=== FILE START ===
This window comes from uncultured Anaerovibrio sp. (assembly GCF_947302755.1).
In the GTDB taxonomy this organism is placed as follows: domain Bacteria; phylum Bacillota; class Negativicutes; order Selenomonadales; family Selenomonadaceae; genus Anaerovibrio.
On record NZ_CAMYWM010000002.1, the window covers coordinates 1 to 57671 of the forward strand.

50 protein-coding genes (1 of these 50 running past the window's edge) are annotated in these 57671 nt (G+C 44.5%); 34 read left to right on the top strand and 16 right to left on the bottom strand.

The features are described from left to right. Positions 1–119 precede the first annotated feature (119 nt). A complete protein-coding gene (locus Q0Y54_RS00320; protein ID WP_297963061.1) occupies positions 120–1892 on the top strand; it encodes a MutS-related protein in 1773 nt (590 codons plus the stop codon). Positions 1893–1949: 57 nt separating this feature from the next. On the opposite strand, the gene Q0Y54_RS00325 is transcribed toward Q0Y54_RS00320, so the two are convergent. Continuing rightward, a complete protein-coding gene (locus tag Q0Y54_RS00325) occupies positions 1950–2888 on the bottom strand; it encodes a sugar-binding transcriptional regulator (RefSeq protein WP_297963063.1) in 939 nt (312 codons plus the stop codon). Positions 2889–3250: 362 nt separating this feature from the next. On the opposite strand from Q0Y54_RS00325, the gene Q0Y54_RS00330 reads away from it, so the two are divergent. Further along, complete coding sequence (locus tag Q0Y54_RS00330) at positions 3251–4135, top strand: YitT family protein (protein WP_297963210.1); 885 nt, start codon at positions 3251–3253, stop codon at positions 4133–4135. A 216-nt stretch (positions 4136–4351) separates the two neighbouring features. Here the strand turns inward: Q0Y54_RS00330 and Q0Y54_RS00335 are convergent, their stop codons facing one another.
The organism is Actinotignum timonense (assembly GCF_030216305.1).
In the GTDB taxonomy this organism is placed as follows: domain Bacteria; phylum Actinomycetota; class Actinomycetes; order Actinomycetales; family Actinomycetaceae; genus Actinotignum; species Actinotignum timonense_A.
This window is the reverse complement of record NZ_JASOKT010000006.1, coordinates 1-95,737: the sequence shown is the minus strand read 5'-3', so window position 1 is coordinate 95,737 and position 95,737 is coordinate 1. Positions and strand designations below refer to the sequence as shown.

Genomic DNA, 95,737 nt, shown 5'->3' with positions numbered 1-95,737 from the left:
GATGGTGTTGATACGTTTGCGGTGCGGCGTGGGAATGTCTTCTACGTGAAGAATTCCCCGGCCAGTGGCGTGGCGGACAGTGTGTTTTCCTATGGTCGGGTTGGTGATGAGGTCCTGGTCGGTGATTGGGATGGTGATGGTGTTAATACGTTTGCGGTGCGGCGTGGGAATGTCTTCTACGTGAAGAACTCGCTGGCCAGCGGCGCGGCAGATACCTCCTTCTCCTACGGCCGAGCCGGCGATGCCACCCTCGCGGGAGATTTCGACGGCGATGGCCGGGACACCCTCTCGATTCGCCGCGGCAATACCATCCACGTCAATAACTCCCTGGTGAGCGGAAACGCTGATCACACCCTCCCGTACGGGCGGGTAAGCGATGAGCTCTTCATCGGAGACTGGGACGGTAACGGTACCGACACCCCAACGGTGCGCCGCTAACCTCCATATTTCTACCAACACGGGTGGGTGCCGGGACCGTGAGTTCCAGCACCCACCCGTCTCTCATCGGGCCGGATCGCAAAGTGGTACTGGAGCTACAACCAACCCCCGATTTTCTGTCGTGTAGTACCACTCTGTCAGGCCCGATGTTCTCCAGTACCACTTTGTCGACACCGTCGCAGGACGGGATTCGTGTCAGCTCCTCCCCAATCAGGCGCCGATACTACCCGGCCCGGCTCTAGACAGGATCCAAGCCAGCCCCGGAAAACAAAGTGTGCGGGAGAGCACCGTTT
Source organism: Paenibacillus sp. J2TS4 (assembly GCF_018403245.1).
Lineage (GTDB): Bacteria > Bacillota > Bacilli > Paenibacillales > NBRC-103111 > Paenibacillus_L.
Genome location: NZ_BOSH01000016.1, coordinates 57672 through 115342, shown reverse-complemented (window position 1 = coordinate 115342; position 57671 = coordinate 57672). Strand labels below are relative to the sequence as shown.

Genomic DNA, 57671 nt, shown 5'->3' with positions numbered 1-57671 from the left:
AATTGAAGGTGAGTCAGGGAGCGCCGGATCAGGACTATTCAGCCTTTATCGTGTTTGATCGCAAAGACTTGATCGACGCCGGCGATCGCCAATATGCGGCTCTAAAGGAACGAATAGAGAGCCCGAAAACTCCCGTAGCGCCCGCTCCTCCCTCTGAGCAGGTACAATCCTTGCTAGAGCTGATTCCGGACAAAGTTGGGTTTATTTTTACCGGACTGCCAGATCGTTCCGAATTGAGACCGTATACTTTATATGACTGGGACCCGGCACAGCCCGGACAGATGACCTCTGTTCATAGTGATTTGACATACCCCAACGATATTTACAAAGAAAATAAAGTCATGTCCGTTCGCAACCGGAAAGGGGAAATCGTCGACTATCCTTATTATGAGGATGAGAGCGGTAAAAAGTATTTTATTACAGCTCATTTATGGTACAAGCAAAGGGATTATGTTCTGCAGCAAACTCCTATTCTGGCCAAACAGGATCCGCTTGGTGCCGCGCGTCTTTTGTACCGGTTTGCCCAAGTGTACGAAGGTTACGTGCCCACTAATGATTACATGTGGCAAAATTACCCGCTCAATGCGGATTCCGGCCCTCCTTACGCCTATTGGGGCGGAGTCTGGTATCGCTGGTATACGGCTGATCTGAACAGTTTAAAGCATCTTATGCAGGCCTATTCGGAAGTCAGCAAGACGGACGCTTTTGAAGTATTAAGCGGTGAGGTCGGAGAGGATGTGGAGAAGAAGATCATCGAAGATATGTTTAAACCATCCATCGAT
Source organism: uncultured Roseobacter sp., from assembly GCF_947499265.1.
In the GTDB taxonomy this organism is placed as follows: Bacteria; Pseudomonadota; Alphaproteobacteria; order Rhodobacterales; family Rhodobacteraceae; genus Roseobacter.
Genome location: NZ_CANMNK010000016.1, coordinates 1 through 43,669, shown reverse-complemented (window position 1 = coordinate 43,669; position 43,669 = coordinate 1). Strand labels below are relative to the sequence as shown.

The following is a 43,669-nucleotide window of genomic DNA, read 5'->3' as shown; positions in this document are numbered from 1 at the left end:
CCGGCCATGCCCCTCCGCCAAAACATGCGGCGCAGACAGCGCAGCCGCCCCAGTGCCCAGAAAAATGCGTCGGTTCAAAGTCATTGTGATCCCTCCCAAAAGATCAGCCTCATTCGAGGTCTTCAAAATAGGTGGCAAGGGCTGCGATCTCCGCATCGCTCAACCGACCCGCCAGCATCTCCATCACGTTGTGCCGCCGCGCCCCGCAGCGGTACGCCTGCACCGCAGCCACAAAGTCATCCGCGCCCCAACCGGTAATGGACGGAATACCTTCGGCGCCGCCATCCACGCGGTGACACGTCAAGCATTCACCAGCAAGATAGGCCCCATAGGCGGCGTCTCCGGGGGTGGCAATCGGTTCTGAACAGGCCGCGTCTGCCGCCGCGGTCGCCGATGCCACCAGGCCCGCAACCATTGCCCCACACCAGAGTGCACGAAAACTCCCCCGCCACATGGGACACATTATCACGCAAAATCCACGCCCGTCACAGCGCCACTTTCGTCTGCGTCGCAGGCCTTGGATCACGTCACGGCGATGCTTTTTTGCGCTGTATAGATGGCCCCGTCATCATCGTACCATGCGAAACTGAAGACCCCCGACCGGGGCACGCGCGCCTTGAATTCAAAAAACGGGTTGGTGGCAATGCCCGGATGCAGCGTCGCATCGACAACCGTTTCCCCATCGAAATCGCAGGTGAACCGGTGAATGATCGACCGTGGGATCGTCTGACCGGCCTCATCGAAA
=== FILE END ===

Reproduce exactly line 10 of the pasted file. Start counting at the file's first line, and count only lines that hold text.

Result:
GATGGTGTTGATACGTTTGCGGTGCGGCGTGGGAATGTCTTCTACGTGAAGAATTCCCCGGCCAGTGGCGTGGCGGACAGTGTGTTTTCCTATGGTCGGGTTGGTGATGAGGTCCTGGTCGGTGATTGGGATGGTGATGGTGTTAATACGTTTGCGGTGCGGCGTGGGAATGTCTTCTACGTGAAGAACTCGCTGGCCAGCGGCGCGGCAGATACCTCCTTCTCCTACGGCCGAGCCGGCGATGCCACCCTCGCGGGAGATTTCGACGGCGATGGCCGGGACACCCTCTCGATTCGCCGCGGCAATACCATCCACGTCAATAACTCCCTGGTGAGCGGAAACGCTGATCACACCCTCCCGTACGGGCGGGTAAGCGATGAGCTCTTCATCGGAGACTGGGACGGTAACGGTACCGACACCCCAACGGTGCGCCGCTAACCTCCATATTTCTACCAACACGGGTGGGTGCCGGGACCGTGAGTTCCAGCACCCACCCGTCTCTCATCGGGCCGGATCGCAAAGTGGTACTGGAGCTACAACCAACCCCCGATTTTCTGTCGTGTAGTACCACTCTGTCAGGCCCGATGTTCTCCAGTACCACTTTGTCGACACCGTCGCAGGACGGGATTCGTGTCAGCTCCTCCCCAATCAGGCGCCGATACTACCCGGCCCGGCTCTAGACAGGATCCAAGCCAGCCCCGGAAAACAAAGTGTGCGGGAGAGCACCGTTT